“In October 2015, we onboarded our first enterprise client,” Torgersen recalls. “And by December 2015, we had acquired four additional clients. In 2016, we were enrolling hundreds of new customers each month.” Parents who used Milk Stork and asked their companies to refund the expense became Milk Stork patrons.
After three years, Torgersen began fundraising, which required him to make a case that reached beyond the running of Milk Stork. Torgersen states, “It was an effort to normalize nursing.” It was difficult to convince people that this was a problem women faced.
Torgersen was also able to leave Clif Bar and begin paying herself a salary at about the same time. “The first paycheck you receive from a business you founded is fantastic,” she explains. It feels like an incredible accomplishment.
The Lessons She Discovered
Torgersen maintains that she does not take her salary or the opportunity to assist nursing, working parents like herself, for granted. She also gained knowledge along the way.
Consider it an investment.
Torgersen says she has learned to consider the growth of every dollar she spends. This also applies to time. “I believe it has helped me focus on what is most important in my life,” she says. Ensure that every dollar you spend is an investment in something that is meaningful to you or vital to your family’s health, well-being, and safety.
Embrace the difficult bits.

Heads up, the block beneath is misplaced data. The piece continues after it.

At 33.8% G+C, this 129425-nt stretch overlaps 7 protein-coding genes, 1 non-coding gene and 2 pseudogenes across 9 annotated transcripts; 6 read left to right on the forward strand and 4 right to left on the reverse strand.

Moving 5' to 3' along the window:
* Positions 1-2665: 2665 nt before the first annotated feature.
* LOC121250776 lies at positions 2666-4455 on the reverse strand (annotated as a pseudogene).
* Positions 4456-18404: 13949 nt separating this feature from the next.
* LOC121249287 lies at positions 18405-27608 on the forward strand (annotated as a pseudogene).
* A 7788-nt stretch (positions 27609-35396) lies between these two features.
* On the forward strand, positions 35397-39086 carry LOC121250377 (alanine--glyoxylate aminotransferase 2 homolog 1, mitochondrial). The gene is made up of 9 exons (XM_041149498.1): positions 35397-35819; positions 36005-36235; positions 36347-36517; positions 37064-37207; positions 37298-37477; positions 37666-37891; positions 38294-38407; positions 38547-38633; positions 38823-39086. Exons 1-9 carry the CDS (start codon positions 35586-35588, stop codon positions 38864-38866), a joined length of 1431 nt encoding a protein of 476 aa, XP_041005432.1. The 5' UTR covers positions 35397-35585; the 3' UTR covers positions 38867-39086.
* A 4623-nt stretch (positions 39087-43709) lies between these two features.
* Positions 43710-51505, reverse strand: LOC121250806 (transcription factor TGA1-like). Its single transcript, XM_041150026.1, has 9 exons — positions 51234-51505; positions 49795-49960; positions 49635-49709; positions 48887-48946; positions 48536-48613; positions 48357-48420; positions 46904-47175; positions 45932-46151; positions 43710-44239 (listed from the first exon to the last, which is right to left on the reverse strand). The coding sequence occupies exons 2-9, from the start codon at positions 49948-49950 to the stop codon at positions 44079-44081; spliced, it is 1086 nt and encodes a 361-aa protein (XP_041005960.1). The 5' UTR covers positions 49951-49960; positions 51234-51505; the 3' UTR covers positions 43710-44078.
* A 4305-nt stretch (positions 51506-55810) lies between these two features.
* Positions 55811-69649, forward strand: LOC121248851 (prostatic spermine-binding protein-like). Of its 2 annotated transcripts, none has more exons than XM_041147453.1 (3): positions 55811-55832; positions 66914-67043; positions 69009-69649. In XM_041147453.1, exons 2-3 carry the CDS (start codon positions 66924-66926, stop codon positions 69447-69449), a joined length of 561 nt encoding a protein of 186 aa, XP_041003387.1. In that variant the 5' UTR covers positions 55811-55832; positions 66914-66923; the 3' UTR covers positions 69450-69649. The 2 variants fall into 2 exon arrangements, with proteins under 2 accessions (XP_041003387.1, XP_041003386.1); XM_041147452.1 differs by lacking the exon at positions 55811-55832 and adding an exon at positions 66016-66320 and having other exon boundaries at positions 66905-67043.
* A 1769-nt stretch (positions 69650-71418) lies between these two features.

The founder of Milk Stork notes that as an entrepreneur, you must crank all the gears, regardless of your skill at doing so. “Working on something you’re good at is a lot of joy,” she acknowledges. She is responsible for marketing, communications, and conducting interviews.
There are, however, areas of the business that will always be challenging. This pertains to operations and financial modeling for Torgersen. She thinks the most exciting aspect of being an entrepreneur is expanding into areas that are not your forte. “The company does not require me to be the best financial planner in the world. I have support. So simply challenging myself in this manner is incredibly fulfilling.”
Take baby steps.
What is Torgersen’s finest piece of advice for someone transitioning into family or entrepreneurship? “It does not occur all at once,” she explains. “Let yourself sufficient time to adjust. Little steps lead to enormous leaps.”
According to her, making too many significant changes at once can be difficult to process. Instead, she suggests taking steps in a different direction and allowing the correct way to become apparent. “Start slowly,” urges Torgersen.
Torgensen urges other parents to have trust in their ambitions regardless of the pace. She says, “I hope that mothers feel empowered in their parenthood to achieve the changes they desire in their lives.” “If you possess an idea, do yourself a favor and invest in it. Do not turn your back on it.”
Invest in contentment.
Torgersen’s relationship with money has been altered by his foray into entrepreneurship. Despite the fact that she confesses she’s not earning as much as she was at Clif Bar and that she and her family have had to make difficult financial decisions, it’s worth it in the grand scheme of things.
“When I consider my financial health, I am truly considering my happiness,” she explains. “We now live a more fulfilling life with less. These painful financial decisions were investments in our happiness.”
The entrepreneur educates her children to view money in the same manner. “I want them to realize that it’s not always about money,” she says. “That is not the objective here. The ultimate objective is to live a fulfilling life. It is to create objects. It is to provide value to others. And by investing their money in such ways, they can establish a meaningful existence.”